Thursday, May 15, 2008


Acne is a common skin condition that occurs when oil and dead skin cells clog the skin's pores. Acne plagues teens—more than 85% experience at least a mild form of this condition. Severe cases can be both emotionally and physically scarring. Most people outgrow acne by their early 20s, but some people, especially women, have acne into their 40s or 50s.

What are the symptoms of acne?
Clogged pores lead to pimples, whiteheads, or blackheads. These blemishes can appear on the face, neck, shoulders, back, or chest. Pimples that are large and deep are called cystic lesions. Cystic lesions can cause painful infections and can lead to scarring.

Acne treatment depends on whether you have a mild, moderate, or severe form. Sometimes your doctor will combine treatments to get the best results and to avoid developing drug-resistant bacteria. Treatment could include lotions or gels you put on blemishes or sometimes entire areas of skin, such as the chest or back (topical medications). You might also take medications by mouth (oral medications).

Mild acne

Treatment for mild acne (whiteheads, blackheads, or pimples) may include:

Gentle cleansing with a mild soap (such as Dove or Neutrogena).
Applying benzoyl peroxide (such as Benoxyl, Benzac, or Clearasil).
Applying salicylic acid (such as Clearasil, Propa pH, or Stri-Dex).
If these treatments do not work, you may want to see your doctor. Your doctor can give you a prescription for stronger lotions or creams. You may try an antibiotic lotion. Or you may try a lotion with medicine that helps to unplug your pores.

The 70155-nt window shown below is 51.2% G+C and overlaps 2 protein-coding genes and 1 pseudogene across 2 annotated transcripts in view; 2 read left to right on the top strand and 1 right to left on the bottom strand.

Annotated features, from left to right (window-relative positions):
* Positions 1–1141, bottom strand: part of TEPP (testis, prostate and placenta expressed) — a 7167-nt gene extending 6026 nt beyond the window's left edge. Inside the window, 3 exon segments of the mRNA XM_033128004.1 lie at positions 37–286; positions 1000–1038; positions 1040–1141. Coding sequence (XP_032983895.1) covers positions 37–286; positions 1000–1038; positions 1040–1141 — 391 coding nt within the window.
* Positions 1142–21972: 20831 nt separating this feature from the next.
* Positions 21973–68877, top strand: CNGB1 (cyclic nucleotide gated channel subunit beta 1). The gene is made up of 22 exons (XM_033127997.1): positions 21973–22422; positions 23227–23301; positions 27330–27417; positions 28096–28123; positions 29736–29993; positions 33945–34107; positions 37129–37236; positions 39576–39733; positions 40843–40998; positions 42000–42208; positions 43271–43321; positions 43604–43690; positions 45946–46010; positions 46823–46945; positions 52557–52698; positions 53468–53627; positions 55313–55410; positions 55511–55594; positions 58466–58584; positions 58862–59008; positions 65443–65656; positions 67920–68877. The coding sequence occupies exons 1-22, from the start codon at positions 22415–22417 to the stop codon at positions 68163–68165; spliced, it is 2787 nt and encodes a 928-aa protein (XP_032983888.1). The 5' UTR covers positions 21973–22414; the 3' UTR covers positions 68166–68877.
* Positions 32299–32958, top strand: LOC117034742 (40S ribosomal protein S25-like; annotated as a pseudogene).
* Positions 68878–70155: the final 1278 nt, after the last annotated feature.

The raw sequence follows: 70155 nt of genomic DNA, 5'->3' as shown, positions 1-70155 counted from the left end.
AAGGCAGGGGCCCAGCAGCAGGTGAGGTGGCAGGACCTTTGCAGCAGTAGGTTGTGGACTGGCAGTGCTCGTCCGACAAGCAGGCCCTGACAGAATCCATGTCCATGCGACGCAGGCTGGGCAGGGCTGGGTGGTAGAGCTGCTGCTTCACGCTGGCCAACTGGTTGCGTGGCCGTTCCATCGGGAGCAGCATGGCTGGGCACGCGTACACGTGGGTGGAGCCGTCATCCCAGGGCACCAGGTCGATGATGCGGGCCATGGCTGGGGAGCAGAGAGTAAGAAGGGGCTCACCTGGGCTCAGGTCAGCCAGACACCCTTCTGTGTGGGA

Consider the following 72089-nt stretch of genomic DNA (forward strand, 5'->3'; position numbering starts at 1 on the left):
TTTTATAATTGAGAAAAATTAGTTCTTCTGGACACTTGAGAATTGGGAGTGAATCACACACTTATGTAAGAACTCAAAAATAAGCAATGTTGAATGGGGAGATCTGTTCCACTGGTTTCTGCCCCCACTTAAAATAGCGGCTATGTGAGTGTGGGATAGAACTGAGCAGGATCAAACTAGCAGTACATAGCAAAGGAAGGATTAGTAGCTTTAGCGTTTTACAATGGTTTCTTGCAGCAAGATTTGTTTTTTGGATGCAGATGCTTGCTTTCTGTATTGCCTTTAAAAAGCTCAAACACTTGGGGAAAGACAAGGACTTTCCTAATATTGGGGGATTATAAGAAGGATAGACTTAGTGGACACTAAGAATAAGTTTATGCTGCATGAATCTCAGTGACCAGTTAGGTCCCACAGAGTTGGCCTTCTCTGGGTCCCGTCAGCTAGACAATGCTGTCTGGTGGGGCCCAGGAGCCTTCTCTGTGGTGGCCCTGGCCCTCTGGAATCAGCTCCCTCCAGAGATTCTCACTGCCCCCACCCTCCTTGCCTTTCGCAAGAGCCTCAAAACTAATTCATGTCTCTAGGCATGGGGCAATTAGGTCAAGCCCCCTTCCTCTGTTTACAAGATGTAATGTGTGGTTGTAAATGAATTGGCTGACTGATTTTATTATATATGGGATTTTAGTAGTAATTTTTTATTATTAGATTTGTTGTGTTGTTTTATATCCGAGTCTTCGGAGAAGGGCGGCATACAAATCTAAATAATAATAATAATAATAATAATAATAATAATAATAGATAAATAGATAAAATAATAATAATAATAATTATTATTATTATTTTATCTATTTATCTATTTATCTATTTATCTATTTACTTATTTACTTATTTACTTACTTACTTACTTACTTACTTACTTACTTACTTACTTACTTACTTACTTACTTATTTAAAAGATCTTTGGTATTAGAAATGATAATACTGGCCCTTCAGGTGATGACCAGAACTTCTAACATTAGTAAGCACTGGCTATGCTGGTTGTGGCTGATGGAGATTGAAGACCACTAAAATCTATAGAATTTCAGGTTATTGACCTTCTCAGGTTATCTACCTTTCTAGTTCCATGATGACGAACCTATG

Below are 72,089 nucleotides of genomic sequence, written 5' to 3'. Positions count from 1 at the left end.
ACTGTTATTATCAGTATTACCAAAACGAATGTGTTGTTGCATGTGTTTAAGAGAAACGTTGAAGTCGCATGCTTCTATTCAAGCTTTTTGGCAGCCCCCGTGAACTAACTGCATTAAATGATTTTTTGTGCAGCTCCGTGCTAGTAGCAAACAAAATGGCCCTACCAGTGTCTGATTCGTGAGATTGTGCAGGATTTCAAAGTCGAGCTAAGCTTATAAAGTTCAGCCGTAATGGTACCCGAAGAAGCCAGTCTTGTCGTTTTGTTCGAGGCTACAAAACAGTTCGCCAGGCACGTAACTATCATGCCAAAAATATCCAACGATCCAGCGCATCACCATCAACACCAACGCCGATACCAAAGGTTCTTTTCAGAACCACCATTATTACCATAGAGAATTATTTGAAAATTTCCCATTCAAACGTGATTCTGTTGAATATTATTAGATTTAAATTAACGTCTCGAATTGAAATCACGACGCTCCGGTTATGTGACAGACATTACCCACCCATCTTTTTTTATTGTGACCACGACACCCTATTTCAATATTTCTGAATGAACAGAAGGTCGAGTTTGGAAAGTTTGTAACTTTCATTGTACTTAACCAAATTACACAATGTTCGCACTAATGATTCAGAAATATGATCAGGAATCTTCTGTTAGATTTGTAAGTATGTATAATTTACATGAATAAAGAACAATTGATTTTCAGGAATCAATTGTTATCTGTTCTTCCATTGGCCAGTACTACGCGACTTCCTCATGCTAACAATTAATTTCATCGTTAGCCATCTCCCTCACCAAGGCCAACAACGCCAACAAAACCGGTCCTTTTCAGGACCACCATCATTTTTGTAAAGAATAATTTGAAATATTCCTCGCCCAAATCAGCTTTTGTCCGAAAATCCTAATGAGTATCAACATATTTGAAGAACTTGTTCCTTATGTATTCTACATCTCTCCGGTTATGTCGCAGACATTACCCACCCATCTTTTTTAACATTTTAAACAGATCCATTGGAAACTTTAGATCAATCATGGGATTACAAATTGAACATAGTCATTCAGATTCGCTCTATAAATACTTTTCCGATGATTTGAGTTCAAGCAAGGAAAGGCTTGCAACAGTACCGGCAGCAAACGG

Moderate to severe acne

Sometimes acne needs treatment with stronger medications or a combination of therapies. Deeper blemishes, such as nodules and cysts, are more likely to leave scars. As a result, your doctor may give you oral antibiotics sooner to start the healing process. Inflammatory acne may need a combination of several therapies. Treatment for moderate to severe acne may include:

Applying benzoyl peroxide.
Draining of large pimples and cysts by a health professional.
Applying prescription antibiotic gels, creams, or lotions.
Applying prescription retinoids.
Applying azelaic acid.
Taking prescription oral antibiotics.
Taking prescription oral retinoids (such as Accutane).

Treatment for acne scars, Treatment may improve and even remove acne scars. Sometimes a combination of treatments works best. These treatments include:

Collagen injections, which smooth the skin by plumping the skin under the scar.
Dermabrasion, which uses a whirling wire brush to skim off scar tissue.
Laser resurfacing, which uses a carefully controlled laser to burn away scar tissue.
Chemabrasion, which uses chemicals to peel away top layers of skin.

What To Think About
Most treatments for acne take time. It often takes 6 to 8 weeks for acne to improve after you start treatment.

Some treatments may cause acne to get worse before it gets better.

If your acne still hasn't improved after several tries with other treatment, your doctor may recommend that you take an oral retinoid, such as isotretinoin (Accutane). Doctors prescribe this medication as a last resort, because it has some rare but serious side effects and is expensive.
Certain low-dose birth control pills may help control acne in women who tend to have flare-ups before menstruation.



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